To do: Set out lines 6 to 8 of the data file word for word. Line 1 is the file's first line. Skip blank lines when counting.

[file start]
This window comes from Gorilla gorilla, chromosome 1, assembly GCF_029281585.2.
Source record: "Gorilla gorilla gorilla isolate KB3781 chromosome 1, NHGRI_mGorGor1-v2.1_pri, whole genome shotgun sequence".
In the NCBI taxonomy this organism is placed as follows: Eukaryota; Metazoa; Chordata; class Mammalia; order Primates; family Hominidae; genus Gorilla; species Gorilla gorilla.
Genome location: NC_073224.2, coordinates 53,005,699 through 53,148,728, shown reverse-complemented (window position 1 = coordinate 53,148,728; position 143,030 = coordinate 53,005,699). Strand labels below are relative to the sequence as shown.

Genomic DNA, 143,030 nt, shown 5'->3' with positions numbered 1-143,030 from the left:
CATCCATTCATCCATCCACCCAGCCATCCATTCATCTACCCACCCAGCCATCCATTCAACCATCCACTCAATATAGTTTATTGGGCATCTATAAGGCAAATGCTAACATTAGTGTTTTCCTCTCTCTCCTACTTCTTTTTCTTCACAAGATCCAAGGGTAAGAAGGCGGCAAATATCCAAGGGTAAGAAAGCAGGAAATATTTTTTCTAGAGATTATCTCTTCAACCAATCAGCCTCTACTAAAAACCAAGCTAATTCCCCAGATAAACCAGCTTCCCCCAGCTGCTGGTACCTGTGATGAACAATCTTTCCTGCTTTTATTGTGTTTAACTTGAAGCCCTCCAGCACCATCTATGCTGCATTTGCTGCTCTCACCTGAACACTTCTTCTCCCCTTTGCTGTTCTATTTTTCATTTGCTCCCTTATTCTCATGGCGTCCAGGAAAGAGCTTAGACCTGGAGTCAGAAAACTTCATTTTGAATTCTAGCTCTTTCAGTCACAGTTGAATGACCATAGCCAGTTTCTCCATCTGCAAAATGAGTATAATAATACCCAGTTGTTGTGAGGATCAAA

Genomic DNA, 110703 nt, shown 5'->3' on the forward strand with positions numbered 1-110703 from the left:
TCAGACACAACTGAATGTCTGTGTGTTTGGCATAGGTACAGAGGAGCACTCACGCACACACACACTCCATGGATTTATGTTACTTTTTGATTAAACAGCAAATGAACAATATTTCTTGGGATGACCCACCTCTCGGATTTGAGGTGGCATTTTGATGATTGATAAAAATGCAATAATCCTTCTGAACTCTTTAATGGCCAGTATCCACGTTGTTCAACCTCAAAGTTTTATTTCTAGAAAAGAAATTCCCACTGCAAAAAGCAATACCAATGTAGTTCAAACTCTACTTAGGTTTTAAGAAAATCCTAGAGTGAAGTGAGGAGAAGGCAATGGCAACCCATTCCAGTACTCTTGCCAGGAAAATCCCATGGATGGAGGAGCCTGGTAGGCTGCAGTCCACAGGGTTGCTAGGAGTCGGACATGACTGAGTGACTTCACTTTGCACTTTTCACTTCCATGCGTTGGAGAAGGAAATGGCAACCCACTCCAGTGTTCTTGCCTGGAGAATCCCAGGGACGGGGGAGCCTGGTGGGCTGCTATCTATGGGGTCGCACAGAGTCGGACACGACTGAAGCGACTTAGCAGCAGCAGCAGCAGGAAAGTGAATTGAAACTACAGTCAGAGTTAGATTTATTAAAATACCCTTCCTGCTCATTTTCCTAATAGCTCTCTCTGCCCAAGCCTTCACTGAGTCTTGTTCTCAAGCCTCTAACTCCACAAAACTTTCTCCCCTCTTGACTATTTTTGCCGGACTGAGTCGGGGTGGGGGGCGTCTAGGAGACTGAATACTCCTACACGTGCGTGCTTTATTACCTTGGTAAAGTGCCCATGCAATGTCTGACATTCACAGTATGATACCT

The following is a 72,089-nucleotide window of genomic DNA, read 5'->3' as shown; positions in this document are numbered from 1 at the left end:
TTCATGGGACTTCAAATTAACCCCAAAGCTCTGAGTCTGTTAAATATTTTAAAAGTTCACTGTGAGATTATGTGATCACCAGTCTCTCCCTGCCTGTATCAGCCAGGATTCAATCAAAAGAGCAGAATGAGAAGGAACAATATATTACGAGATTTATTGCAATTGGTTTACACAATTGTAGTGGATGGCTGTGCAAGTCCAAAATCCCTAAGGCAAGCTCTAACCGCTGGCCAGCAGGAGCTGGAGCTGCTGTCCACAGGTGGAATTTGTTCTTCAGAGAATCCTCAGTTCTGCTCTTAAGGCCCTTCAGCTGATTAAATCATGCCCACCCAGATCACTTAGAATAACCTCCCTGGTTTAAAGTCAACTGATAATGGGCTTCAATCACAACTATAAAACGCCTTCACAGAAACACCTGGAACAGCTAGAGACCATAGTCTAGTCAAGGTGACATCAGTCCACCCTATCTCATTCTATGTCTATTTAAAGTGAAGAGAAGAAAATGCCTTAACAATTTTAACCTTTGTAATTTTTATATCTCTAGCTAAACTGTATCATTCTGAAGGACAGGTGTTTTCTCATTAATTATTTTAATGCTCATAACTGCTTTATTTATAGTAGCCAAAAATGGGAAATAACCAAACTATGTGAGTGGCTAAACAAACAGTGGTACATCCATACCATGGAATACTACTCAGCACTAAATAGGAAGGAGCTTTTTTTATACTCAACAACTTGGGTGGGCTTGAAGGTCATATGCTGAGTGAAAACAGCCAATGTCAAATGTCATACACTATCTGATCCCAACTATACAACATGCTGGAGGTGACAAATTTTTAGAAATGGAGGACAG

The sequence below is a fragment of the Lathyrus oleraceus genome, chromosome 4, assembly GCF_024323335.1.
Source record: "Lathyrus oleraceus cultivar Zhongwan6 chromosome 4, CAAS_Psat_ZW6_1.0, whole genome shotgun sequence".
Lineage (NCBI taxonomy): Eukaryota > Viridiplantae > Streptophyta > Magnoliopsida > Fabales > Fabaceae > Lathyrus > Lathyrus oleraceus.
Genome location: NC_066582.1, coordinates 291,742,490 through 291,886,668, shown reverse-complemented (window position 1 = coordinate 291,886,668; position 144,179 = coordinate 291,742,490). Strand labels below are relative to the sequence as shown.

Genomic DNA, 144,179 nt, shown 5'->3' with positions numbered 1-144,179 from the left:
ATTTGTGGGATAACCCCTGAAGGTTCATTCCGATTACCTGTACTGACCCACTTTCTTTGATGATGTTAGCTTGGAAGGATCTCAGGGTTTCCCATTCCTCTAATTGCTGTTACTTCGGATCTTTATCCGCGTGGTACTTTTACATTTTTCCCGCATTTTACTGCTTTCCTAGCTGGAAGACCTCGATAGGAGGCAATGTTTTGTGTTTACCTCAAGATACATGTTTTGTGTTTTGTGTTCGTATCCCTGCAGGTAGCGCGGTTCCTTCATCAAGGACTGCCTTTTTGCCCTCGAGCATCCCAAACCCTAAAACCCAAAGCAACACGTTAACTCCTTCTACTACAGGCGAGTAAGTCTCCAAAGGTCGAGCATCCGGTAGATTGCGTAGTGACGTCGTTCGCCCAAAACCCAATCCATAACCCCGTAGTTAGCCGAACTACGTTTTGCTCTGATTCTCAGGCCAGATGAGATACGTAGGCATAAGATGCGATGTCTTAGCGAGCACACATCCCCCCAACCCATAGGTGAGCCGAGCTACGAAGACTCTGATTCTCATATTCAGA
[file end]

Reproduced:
CATCCATTCATCCATCCACCCAGCCATCCATTCATCTACCCACCCAGCCATCCATTCAACCATCCACTCAATATAGTTTATTGGGCATCTATAAGGCAAATGCTAACATTAGTGTTTTCCTCTCTCTCCTACTTCTTTTTCTTCACAAGATCCAAGGGTAAGAAGGCGGCAAATATCCAAGGGTAAGAAAGCAGGAAATATTTTTTCTAGAGATTATCTCTTCAACCAATCAGCCTCTACTAAAAACCAAGCTAATTCCCCAGATAAACCAGCTTCCCCCAGCTGCTGGTACCTGTGATGAACAATCTTTCCTGCTTTTATTGTGTTTAACTTGAAGCCCTCCAGCACCATCTATGCTGCATTTGCTGCTCTCACCTGAACACTTCTTCTCCCCTTTGCTGTTCTATTTTTCATTTGCTCCCTTATTCTCATGGCGTCCAGGAAAGAGCTTAGACCTGGAGTCAGAAAACTTCATTTTGAATTCTAGCTCTTTCAGTCACAGTTGAATGACCATAGCCAGTTTCTCCATCTGCAAAATGAGTATAATAATACCCAGTTGTTGTGAGGATCAAA

Genomic DNA, 110703 nt, shown 5'->3' on the forward strand with positions numbered 1-110703 from the left:
TCAGACACAACTGAATGTCTGTGTGTTTGGCATAGGTACAGAGGAGCACTCACGCACACACACACTCCATGGATTTATGTTACTTTTTGATTAAACAGCAAATGAACAATATTTCTTGGGATGACCCACCTCTCGGATTTGAGGTGGCATTTTGATGATTGATAAAAATGCAATAATCCTTCTGAACTCTTTAATGGCCAGTATCCACGTTGTTCAACCTCAAAGTTTTATTTCTAGAAAAGAAATTCCCACTGCAAAAAGCAATACCAATGTAGTTCAAACTCTACTTAGGTTTTAAGAAAATCCTAGAGTGAAGTGAGGAGAAGGCAATGGCAACCCATTCCAGTACTCTTGCCAGGAAAATCCCATGGATGGAGGAGCCTGGTAGGCTGCAGTCCACAGGGTTGCTAGGAGTCGGACATGACTGAGTGACTTCACTTTGCACTTTTCACTTCCATGCGTTGGAGAAGGAAATGGCAACCCACTCCAGTGTTCTTGCCTGGAGAATCCCAGGGACGGGGGAGCCTGGTGGGCTGCTATCTATGGGGTCGCACAGAGTCGGACACGACTGAAGCGACTTAGCAGCAGCAGCAGCAGGAAAGTGAATTGAAACTACAGTCAGAGTTAGATTTATTAAAATACCCTTCCTGCTCATTTTCCTAATAGCTCTCTCTGCCCAAGCCTTCACTGAGTCTTGTTCTCAAGCCTCTAACTCCACAAAACTTTCTCCCCTCTTGACTATTTTTGCCGGACTGAGTCGGGGTGGGGGGCGTCTAGGAGACTGAATACTCCTACACGTGCGTGCTTTATTACCTTGGTAAAGTGCCCATGCAATGTCTGACATTCACAGTATGATACCT